Travelers headed to Las Vegas don’t appear to be deterred by the fact that Independence Day falls on a Wednesday.
National trends show they’re turning the midweek holiday into a six-day weekend scheduled to begin on Tuesday, according to projections from AAA and others.
Roughly 300,000 people are expected to visit Las Vegas from Tuesday to Sunday, and more than half of them are expected to drive into town, said Tony Illia, a spokesman for the Nevada Department of Transportation.
Although no major freeway closures are planned, Illia said the heaviest traffic will be along Interstate 15, U.S. Highway 95, the Strip and the area surrounding Primm near the California border.
More than 785,500 airline passengers will depart or arrive from McCarran International Airport during the lengthy six-day holiday travel week, with July 8 expected to be the busiest day, airport spokeswoman Christine Crews said. Fireworks, snap caps and other items associated with Independence Day celebrations are not allowed past the airport security checkpoints, Crews said.
Also, locals planning to park at the airport should keep in mind that the garage for Terminal 1 reaches capacity almost daily because of a maintenance project and increased demand for air travel, Crews said. Motorists should consider parking in the economy lot or find another way to get to the airport.
Buses across the region will operate on a Saturday schedule on Independence Day, according to officials with the Regional Transportation Commission of Southern Nevada. Rather than driving, RTC officials recommended that locals and tourists catch a bus to fireworks shows and parades.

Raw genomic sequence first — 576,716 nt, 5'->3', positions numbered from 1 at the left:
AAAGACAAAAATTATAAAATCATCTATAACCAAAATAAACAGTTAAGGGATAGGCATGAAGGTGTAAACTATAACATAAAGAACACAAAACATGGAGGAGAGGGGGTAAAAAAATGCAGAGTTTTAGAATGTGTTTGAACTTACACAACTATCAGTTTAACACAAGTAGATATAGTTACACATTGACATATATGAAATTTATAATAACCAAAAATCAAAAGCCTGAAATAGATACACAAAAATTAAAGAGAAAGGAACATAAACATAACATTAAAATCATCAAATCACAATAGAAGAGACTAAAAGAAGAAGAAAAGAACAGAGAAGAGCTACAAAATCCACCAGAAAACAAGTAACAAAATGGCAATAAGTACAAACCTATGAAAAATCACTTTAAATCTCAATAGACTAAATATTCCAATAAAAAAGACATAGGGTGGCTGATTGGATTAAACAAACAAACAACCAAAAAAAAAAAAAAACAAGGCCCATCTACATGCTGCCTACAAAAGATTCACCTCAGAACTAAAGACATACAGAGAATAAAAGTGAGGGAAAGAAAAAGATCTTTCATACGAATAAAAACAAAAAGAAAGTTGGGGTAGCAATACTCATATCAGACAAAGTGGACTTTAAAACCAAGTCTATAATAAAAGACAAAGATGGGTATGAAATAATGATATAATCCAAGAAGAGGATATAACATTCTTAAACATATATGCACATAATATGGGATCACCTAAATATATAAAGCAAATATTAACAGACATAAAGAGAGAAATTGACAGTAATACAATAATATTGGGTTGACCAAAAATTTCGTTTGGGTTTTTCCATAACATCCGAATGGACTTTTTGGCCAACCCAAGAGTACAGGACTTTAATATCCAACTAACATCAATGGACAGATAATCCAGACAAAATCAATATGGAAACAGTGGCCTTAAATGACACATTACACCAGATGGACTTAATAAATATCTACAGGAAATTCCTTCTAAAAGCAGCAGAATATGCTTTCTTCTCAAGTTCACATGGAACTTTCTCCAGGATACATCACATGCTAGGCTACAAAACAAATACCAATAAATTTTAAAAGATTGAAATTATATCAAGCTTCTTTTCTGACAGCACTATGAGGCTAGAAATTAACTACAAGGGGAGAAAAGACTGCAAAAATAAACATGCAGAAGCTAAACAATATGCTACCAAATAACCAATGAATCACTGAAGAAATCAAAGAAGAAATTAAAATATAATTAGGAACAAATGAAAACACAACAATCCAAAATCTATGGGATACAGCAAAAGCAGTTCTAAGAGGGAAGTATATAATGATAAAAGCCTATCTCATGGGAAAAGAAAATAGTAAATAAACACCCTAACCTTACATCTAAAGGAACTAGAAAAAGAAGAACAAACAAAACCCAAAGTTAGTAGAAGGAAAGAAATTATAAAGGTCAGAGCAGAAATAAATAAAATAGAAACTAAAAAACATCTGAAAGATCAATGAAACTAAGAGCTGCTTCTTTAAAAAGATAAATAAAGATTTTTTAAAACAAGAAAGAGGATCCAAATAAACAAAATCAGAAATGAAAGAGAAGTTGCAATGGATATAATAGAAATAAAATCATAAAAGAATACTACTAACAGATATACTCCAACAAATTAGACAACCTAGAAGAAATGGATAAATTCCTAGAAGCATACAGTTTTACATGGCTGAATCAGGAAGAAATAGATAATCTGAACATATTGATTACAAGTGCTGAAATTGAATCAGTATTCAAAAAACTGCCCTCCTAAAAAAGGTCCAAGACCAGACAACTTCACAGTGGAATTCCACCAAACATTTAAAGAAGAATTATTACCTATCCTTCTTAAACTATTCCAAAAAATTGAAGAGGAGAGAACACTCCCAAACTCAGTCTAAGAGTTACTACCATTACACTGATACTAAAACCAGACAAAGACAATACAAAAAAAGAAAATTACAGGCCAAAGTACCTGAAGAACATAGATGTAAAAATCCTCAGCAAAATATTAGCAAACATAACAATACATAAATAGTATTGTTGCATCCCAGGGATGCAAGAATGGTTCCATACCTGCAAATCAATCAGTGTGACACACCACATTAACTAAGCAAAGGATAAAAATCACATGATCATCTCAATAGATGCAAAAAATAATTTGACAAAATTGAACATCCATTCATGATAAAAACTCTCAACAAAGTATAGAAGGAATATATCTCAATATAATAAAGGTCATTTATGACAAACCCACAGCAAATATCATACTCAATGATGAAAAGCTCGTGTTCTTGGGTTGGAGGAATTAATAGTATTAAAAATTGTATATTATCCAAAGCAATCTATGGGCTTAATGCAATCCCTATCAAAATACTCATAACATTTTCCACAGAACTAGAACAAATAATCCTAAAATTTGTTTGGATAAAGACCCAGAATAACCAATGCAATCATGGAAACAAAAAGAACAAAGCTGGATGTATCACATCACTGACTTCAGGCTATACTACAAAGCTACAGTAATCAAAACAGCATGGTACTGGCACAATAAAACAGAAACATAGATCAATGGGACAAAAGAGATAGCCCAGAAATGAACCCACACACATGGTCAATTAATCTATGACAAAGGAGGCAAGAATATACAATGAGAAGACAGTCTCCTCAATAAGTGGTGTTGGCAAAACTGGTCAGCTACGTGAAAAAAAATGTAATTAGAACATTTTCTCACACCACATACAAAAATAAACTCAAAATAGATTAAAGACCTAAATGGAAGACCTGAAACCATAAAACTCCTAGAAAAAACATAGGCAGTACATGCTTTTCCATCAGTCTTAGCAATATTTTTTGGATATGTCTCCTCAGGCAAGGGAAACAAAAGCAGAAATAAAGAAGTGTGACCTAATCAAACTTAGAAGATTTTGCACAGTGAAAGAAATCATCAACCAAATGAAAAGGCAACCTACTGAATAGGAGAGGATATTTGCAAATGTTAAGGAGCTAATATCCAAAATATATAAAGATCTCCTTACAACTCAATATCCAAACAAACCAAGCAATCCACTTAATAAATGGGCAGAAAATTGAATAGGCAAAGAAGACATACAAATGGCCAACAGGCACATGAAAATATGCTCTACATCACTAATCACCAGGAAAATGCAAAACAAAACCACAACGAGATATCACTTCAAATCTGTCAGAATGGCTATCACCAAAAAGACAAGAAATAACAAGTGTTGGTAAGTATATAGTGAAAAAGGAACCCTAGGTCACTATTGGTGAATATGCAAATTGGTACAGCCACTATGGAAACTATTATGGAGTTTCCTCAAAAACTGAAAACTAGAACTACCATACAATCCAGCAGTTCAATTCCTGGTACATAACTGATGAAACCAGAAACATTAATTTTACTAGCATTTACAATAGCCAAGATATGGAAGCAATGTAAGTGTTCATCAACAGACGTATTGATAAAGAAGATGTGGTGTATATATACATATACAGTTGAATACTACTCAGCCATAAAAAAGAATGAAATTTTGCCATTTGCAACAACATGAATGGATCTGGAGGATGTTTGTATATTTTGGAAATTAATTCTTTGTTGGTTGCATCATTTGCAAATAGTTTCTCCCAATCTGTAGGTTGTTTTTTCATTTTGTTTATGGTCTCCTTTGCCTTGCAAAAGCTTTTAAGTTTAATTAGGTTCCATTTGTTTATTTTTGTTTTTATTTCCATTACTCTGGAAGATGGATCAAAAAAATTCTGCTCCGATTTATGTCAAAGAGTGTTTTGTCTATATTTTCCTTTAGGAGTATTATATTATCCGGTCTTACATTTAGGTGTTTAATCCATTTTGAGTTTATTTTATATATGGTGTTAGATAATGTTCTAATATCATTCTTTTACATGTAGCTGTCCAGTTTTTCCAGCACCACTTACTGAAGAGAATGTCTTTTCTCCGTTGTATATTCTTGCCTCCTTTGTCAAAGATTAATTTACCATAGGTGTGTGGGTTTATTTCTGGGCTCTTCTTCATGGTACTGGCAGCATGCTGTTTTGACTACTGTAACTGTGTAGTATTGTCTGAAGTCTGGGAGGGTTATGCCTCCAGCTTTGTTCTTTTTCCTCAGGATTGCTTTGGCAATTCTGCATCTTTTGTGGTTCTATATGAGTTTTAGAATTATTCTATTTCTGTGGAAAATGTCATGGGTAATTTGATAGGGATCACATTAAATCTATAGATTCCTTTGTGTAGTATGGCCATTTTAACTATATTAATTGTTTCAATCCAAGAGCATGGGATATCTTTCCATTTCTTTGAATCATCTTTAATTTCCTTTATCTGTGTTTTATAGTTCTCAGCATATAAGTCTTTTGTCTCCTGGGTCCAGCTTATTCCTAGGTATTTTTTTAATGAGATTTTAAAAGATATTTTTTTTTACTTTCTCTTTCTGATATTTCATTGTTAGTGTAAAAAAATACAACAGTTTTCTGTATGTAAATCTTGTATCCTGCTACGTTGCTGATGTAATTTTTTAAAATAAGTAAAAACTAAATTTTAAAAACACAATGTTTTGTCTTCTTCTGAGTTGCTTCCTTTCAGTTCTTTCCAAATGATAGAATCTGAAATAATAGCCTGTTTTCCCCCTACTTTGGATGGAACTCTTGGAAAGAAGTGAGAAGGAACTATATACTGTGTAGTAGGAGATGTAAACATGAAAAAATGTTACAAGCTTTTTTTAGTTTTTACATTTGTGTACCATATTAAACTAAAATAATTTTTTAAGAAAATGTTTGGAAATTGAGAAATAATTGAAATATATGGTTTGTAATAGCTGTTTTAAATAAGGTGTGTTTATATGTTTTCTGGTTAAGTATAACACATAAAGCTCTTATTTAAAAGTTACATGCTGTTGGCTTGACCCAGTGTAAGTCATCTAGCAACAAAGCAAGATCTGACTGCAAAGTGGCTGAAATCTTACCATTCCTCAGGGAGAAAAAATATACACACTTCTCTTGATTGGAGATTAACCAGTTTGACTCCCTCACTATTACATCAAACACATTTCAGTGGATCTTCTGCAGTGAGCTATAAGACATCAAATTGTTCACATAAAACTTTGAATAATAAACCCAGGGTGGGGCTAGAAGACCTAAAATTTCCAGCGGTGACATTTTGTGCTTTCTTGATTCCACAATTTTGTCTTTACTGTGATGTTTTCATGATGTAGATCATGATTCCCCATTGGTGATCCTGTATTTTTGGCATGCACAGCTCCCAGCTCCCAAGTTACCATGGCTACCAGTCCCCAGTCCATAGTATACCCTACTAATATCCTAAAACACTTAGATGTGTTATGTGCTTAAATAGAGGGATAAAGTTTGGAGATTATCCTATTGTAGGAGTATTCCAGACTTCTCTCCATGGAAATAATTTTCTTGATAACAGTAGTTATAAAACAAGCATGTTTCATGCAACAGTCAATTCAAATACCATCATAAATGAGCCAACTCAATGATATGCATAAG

Nationally, AAA forecasts that a record 46.9 million people will journey 50 miles or more away from home for Independence Day — a 5 percent jump from last year, and potentially the most traveled holiday weekend ever, said Mike Blasky, a spokesman for AAA Nevada.
“Fourth of July is typically the busiest summer travel holiday, but this year is an all-time whopper,” Blasky said. “Despite the highest gas prices in four years, more drivers will be taking to the road to celebrate America’s birthday than ever.”
About 80 percent of holiday travelers will drive to their destinations, despite higher gas prices nationally and in Nevada. However, airline passengers are paying an average $171 for a round-trip flight, marking a 9 percent drop from last year and the lowest Independence Day airfares in five years, Blasky said.